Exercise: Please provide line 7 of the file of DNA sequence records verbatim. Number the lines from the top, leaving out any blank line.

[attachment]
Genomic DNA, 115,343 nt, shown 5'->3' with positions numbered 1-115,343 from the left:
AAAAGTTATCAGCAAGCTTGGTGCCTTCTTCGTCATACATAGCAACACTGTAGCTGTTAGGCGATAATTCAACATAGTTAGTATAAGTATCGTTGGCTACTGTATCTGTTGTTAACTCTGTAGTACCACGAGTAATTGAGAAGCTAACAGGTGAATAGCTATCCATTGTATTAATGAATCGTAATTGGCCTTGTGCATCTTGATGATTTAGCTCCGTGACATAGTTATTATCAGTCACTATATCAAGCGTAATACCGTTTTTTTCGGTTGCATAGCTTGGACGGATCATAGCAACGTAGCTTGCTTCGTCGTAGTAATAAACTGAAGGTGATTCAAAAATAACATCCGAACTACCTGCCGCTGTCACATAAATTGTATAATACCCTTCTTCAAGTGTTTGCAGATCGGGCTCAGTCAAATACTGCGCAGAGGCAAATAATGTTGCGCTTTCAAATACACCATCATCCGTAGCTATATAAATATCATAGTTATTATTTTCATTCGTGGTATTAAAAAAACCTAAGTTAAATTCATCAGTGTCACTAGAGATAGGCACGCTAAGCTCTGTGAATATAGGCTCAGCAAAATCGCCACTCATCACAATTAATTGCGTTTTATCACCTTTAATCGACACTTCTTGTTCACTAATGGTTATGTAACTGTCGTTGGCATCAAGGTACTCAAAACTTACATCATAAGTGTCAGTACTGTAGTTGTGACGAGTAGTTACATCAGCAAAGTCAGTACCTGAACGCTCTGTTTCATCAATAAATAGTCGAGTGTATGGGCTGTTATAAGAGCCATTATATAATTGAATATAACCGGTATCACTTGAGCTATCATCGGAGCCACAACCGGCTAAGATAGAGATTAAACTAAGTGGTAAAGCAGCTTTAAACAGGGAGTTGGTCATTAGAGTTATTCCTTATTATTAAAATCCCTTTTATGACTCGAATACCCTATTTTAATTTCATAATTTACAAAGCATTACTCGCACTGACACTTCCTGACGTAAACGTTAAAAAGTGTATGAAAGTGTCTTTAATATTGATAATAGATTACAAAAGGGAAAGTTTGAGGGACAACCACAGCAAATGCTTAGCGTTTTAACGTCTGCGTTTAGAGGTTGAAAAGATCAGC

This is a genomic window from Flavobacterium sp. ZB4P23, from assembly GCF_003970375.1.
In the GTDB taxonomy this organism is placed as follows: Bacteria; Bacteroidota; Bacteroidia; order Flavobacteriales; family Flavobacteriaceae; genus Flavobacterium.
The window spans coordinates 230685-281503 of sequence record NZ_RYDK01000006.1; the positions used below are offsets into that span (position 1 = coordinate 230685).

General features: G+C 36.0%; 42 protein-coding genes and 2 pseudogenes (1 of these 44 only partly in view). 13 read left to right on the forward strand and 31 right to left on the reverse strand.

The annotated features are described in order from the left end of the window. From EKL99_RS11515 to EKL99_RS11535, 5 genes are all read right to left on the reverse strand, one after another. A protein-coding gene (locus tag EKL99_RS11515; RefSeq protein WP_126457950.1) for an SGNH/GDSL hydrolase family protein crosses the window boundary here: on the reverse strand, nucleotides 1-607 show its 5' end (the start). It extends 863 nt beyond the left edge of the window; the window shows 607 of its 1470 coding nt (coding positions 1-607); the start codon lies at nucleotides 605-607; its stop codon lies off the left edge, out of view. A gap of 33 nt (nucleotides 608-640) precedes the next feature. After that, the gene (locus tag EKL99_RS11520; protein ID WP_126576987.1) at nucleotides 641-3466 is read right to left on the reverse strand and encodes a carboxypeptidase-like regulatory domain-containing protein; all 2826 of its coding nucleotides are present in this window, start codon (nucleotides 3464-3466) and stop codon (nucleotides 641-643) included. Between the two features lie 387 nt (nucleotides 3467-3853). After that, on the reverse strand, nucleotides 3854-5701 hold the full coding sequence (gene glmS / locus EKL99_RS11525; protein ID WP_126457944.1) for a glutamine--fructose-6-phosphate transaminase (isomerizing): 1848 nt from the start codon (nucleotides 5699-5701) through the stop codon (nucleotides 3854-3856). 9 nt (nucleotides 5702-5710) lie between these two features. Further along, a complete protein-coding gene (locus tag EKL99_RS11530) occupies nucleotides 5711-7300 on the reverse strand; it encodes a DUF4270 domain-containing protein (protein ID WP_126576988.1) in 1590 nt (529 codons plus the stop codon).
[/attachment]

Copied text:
The annotated features are described in order from the left end of the window. From EKL99_RS11515 to EKL99_RS11535, 5 genes are all read right to left on the reverse strand, one after another. A protein-coding gene (locus tag EKL99_RS11515; RefSeq protein WP_126457950.1) for an SGNH/GDSL hydrolase family protein crosses the window boundary here: on the reverse strand, nucleotides 1-607 show its 5' end (the start). It extends 863 nt beyond the left edge of the window; the window shows 607 of its 1470 coding nt (coding positions 1-607); the start codon lies at nucleotides 605-607; its stop codon lies off the left edge, out of view. A gap of 33 nt (nucleotides 608-640) precedes the next feature. After that, the gene (locus tag EKL99_RS11520; protein ID WP_126576987.1) at nucleotides 641-3466 is read right to left on the reverse strand and encodes a carboxypeptidase-like regulatory domain-containing protein; all 2826 of its coding nucleotides are present in this window, start codon (nucleotides 3464-3466) and stop codon (nucleotides 641-643) included. Between the two features lie 387 nt (nucleotides 3467-3853). After that, on the reverse strand, nucleotides 3854-5701 hold the full coding sequence (gene glmS / locus EKL99_RS11525; protein ID WP_126457944.1) for a glutamine--fructose-6-phosphate transaminase (isomerizing): 1848 nt from the start codon (nucleotides 5699-5701) through the stop codon (nucleotides 3854-3856). 9 nt (nucleotides 5702-5710) lie between these two features. Further along, a complete protein-coding gene (locus tag EKL99_RS11530) occupies nucleotides 5711-7300 on the reverse strand; it encodes a DUF4270 domain-containing protein (protein ID WP_126576988.1) in 1590 nt (529 codons plus the stop codon).